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Inside Politics: Voters say PBS deserves funding
Question of the Day
Mitt Romney's attack on Big Bird and PBS isn't helping him, according to the latest Washington Times/Zogby Poll that found most voters say spending taxpayer money on public broadcasting is a good use of government funding.
"I like PBS. I love Big Bird. I actually like you, too. But I'm not going to keep on spending money on things to borrow money from China to pay for it," Mr. Romney told PBS moderator Jim Lehrer during last week's debate.
But 55 percent of likely voters said PBS "is a worthwhile place to spend taxpayers' money." Only 35 percent said "the government cannot afford to subsidize public television." Even a quarter of voters who plan to vote for Mr. Romney said they would like to see the money keep flowing.
The poll of 800 likely voters was taken Friday through Sunday, and has a margin of error of 3.5 percentage points.
Two polls vary widely in race for U.S. Senate
Two new polls on the U.S. Senate race in Florida reveal significantly contrasting results, with one showing Democratic Sen. Bill Nelson with a double-digit lead over GOP challenger Rep. Connie Mack, while the other forecasts a dead heat.
The results of a Rasmussen Reports survey has the Democratic incumbent with an 11 percentage point lead, with 6 percent of respondents undecided. The survey of 500 likely voters has a margin of error of 4.5 percentage points.
A We Ask America survey pegs each candidate with 44 percent of the vote, with more than 12 percent of respondents undecided. The automated telephone survey of 1,200 likely Florida voters has a margin of error of 3 percentage points.
Both surveys were taken a day after Wednesday's debate between President Obama and Republican challenger Mitt Romney, which most political analysts agree was won by Mr. Romney.
Senate candidate tangled in golf course violations
MORGANTOWN — Republican Senate candidate John Raese filled in wetlands and damaged more than two miles of streams when he rerouted them to create waterfalls on a private, 18-hole West Virginia golf course that federal regulators say he built without the required permits.
The construction of Pikewood National Golf Club near Morgantown is "probably the biggest violation we've ever seen in this district," Sheila Tunney, spokeswoman for the Army Corps of Engineers in Pittsburgh, told The Associated Press.
More than two years ago, the Environmental Protection Agency ordered Mr. Raese, the club's president, to develop a plan to mitigate the damage. Ms. Tunney says work on that plan is ongoing.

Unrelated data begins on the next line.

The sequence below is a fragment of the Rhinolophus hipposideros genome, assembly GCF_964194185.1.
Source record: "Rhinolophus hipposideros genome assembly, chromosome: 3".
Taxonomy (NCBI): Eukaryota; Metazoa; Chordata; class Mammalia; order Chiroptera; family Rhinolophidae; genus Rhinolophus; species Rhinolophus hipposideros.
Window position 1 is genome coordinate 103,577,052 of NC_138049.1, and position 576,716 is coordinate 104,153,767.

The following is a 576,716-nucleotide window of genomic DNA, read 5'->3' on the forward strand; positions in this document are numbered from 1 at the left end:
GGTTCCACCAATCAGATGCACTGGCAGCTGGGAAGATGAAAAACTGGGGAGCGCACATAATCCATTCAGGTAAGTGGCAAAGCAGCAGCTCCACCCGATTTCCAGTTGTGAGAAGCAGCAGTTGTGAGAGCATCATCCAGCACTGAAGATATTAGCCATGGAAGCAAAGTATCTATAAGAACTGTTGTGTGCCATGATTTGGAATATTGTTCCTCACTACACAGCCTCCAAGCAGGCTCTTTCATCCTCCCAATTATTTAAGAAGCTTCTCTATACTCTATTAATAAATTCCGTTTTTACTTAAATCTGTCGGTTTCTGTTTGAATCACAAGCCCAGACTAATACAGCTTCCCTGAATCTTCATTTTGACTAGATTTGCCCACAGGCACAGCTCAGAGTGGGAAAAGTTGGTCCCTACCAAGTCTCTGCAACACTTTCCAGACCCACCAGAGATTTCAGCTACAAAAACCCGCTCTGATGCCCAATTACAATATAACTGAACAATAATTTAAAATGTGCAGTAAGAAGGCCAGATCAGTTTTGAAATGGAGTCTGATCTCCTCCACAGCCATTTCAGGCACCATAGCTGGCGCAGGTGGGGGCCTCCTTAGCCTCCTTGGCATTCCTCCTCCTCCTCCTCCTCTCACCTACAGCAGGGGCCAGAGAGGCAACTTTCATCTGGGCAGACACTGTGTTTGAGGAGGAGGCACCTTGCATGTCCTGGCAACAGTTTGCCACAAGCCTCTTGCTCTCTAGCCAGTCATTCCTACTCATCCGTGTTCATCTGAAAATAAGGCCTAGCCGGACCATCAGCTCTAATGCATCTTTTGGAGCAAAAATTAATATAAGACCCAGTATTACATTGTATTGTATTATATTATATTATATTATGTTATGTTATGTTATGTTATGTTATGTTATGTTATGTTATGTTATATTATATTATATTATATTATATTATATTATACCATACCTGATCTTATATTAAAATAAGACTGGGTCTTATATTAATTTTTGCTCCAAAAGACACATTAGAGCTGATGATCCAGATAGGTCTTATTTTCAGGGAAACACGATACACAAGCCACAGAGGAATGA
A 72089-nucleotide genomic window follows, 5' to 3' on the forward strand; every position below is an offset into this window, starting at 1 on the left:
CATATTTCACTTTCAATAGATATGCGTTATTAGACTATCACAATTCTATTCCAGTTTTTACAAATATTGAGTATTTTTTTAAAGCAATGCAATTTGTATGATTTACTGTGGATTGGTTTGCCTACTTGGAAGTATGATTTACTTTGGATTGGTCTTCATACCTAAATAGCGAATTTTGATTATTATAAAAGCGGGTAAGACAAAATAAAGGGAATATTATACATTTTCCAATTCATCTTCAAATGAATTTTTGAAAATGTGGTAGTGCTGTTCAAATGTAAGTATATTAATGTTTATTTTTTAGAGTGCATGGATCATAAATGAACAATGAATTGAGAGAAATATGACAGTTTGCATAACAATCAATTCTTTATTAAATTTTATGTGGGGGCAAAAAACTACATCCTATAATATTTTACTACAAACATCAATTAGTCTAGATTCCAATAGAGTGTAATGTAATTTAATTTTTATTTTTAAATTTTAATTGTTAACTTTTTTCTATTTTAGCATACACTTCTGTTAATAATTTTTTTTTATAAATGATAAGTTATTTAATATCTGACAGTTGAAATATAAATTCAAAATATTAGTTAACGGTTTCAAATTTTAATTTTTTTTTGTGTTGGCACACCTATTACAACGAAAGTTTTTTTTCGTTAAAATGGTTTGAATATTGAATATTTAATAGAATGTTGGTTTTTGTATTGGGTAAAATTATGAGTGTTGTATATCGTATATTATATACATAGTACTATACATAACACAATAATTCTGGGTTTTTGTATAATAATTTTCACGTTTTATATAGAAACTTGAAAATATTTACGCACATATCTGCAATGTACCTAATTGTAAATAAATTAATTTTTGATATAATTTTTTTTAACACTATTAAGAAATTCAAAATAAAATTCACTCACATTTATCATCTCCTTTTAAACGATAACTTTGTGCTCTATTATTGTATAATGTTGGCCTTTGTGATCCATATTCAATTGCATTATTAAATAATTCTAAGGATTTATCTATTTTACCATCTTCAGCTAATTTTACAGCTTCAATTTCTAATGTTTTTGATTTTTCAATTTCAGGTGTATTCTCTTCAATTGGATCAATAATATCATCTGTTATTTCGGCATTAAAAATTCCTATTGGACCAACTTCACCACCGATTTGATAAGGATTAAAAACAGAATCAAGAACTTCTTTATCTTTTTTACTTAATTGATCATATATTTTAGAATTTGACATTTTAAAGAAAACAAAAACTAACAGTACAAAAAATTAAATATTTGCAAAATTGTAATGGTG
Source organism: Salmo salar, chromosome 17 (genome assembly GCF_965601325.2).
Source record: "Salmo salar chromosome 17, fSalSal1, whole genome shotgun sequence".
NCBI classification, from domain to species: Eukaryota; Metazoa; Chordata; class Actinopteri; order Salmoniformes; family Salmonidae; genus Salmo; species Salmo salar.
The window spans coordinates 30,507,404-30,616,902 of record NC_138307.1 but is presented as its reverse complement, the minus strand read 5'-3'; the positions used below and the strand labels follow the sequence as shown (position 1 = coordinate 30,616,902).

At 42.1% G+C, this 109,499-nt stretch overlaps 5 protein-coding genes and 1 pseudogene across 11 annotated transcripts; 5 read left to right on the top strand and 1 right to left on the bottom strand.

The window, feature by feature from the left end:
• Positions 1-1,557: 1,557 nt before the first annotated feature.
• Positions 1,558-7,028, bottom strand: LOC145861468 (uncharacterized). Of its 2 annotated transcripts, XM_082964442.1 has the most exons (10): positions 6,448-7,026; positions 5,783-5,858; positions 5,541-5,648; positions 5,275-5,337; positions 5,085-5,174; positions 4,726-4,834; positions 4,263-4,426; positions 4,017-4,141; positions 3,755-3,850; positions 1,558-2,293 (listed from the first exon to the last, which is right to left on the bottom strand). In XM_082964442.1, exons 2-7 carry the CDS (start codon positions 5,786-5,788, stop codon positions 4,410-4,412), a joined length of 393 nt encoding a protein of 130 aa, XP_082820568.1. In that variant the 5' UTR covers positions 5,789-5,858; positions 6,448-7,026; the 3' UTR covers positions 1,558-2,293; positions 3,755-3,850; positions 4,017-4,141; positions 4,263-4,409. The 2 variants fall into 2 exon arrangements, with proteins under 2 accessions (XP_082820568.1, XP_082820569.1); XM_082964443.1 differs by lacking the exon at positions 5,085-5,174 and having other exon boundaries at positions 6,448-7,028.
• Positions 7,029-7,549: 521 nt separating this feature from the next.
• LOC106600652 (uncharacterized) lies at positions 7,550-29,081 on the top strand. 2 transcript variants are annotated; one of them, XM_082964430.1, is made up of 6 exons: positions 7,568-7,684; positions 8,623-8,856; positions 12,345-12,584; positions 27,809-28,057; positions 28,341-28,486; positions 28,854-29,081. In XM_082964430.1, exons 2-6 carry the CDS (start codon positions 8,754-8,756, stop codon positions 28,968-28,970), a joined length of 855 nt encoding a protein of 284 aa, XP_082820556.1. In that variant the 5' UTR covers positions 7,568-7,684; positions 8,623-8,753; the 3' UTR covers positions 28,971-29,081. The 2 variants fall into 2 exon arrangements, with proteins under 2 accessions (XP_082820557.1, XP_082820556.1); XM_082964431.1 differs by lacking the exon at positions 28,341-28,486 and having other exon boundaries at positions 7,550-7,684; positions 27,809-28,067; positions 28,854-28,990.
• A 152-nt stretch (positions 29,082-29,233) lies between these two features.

Romney to skip Nickelodeon's 'Kids Pick the President'
LOS ANGELES — Mitt Romney has passed on the chance to take part in Nickelodeon's "Kids Pick the President" special with President Obama, said Linda Ellerbee, the show's host and executive producer. The decision "disses" children, she said.
"Kids Pick the President: The Candidates," with videotaped questions for the candidates from youngsters nationwide, debuts Oct. 15 on the children's channel. Afterward, an online poll asks youngsters to make their pick.
The Romney campaign said "he simply didn't have time. He couldn't fit it in his schedule," Ms. Ellerbee said Monday.
If voters OK hemp, unclear if farmers would grow it
SEATTLE — Residents of Washington, Oregon and Colorado won't just be considering whether to let adults buy pot at state-sanctioned shops when they vote next month on legalizing and taxing marijuana.
They also will be voting on whether to let farmers grow marijuana's far-less potent cousin — hemp — for clothing, food, biofuel and construction materials among other uses.
But don't expect farmers to start growing it, at least not immediately. The passage would create the familiar clash with federal law, which prohibits growing the plant for industrial, recreational or medicinal purposes.
New Obama ad criticizes Romney on foreign policy
The Obama campaign ad released a new ad reminding voters of Mr. Romney's overseas trip in July and media coverage labeling it "amateurish."
Showing photos of Mr. Romney's campaign bus driving up to his plane, a narrator quotes headlines and editorials calling Mr. Romney's comments on the trip "reckless" and "amateurish."
"That's what news media and fellow Republicans called Mitt Romney's gaffe-filled July tour of England, Israel and Poland," the narrator says while a video clip plays of Mr. Romney with his head-bowed boarding a plane.
"If this is how he handles the world now," the ad says. "Just think what Mitt Romney might do as president."
• From wire dispatches and staff reports
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